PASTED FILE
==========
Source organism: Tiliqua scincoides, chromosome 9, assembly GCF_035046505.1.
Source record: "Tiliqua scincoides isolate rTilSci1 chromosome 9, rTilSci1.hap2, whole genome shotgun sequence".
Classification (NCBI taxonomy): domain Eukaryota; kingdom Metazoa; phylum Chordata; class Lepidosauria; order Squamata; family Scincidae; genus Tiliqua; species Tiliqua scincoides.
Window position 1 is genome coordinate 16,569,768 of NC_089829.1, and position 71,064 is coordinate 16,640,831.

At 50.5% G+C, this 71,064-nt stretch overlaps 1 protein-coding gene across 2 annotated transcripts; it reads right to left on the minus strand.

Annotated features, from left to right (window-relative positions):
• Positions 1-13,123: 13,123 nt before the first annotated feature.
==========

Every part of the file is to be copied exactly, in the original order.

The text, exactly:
Source organism: Tiliqua scincoides, chromosome 9, assembly GCF_035046505.1.
Source record: "Tiliqua scincoides isolate rTilSci1 chromosome 9, rTilSci1.hap2, whole genome shotgun sequence".
Classification (NCBI taxonomy): domain Eukaryota; kingdom Metazoa; phylum Chordata; class Lepidosauria; order Squamata; family Scincidae; genus Tiliqua; species Tiliqua scincoides.
Window position 1 is genome coordinate 16,569,768 of NC_089829.1, and position 71,064 is coordinate 16,640,831.

At 50.5% G+C, this 71,064-nt stretch overlaps 1 protein-coding gene across 2 annotated transcripts; it reads right to left on the minus strand.

Annotated features, from left to right (window-relative positions):
• Positions 1-13,123: 13,123 nt before the first annotated feature.